Wenders: It was the double-bill of Café Müller and Le Sacre du Printemps. As much as I didn’t want to go, after ten minutes I realized this was a life-changing event, and I cried the whole evening through, and we prolonged our stay in Venice so we could see the entire retrospective.
Baker: So it hit you first on a personal level. You didn’t think immediately, Oh, I need to get involved.
Wenders: No. And it couldn’t have hit me on a more personal level because I was completely unprepared. I had not even heard of Pina. I had not been living in Germany, I had been living in America until 1984. Otherwise I would have been aware of her. So I went there against my will and was totally blown away, like nothing else ever before.
Baker: And when did you meet Pina? Did you meet her on that trip?
Wenders: I met her two days later after seeing two more pieces. We met in a little café right next to the Venetian theatre, and we talked for ten minutes. I shouldn’t say we talked because she didn’t talk. I’m not talkative, but I was just so enthusiastic—this was a huge discovery for me, her work—that I kept babbling on, and because she didn’t say anything I had to keep talking.
Baker: Was she aware of your work? Had she seen it?
Wenders: She had seen some of my films. She was aware, for instance, of Alice in the Cities, which I shot in Wuppertal the same year that Pina took over the Wuppertal Opera in 1973. But of course, we didn’t know each other. So in this ten minutes that I had with Pina, I also said in my enthusiasm that eventually we should do a film together. And again Pina didn’t say a thing. She lit a cigarette, smiled a very enigmatic smile, and made me feel quite foolish because I thought she probably thought this was a preposterous idea. And I changed the subject. That was our first encounter. She didn’t say anything.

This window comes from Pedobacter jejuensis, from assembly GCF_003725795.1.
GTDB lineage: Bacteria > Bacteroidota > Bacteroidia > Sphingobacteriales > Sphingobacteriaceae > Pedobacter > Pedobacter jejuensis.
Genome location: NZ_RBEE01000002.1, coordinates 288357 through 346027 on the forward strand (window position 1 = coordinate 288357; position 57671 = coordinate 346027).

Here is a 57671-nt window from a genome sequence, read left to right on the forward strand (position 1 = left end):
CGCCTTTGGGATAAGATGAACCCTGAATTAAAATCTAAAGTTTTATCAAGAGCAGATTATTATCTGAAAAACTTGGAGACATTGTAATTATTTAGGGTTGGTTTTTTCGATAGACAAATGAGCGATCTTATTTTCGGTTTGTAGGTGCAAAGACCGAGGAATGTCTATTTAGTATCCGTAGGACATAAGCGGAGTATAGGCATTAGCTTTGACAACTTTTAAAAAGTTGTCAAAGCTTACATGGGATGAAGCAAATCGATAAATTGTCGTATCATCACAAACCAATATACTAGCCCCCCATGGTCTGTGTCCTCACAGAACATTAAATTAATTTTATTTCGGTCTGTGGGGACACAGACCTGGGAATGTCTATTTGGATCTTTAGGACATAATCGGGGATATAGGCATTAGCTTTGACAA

Baker: So when did you raise this idea of making a film with her again?
Wenders: I didn’t, but the next time I saw her was a year later in Wuppertal, and she said, as if it had been the other day: “You mentioned the idea of a movie. That is interesting.”
Baker: But you were hesitant because . . .
Wenders: I wasn’t hesitant, I was all for it and very excited, and only when Pina got more serious about it and actually started to talk about it, then I sat down and started to think, How would I make a movie with Pina? By then I had seen a number of her pieces, but the more I’d seen, the less I knew how to do this movie. The more I thought about it, the more it evaded me. And in my despair I went to see lots of dance films and realized that there was an immanent problem between dance and film. I mean, not so much when there was a story like Singing in the Rain or The Red Shoes, but as long as there was no story, or as long as it was just, for instance, filming a presentation, I didn’t see anything that seemed remotely adequate. German television had recorded a number of Pina’s pieces, and Pina showed me one that she had been involved with, but she didn’t like it. She thought it should be done better. And that was the difficult thing because I didn’t know how to do it better. The more I got involved and the more I knew Pina’s work, the more it seemed impossible to do it any justice with film cameras.
Baker: So did you start sketching any ideas before you . . . ?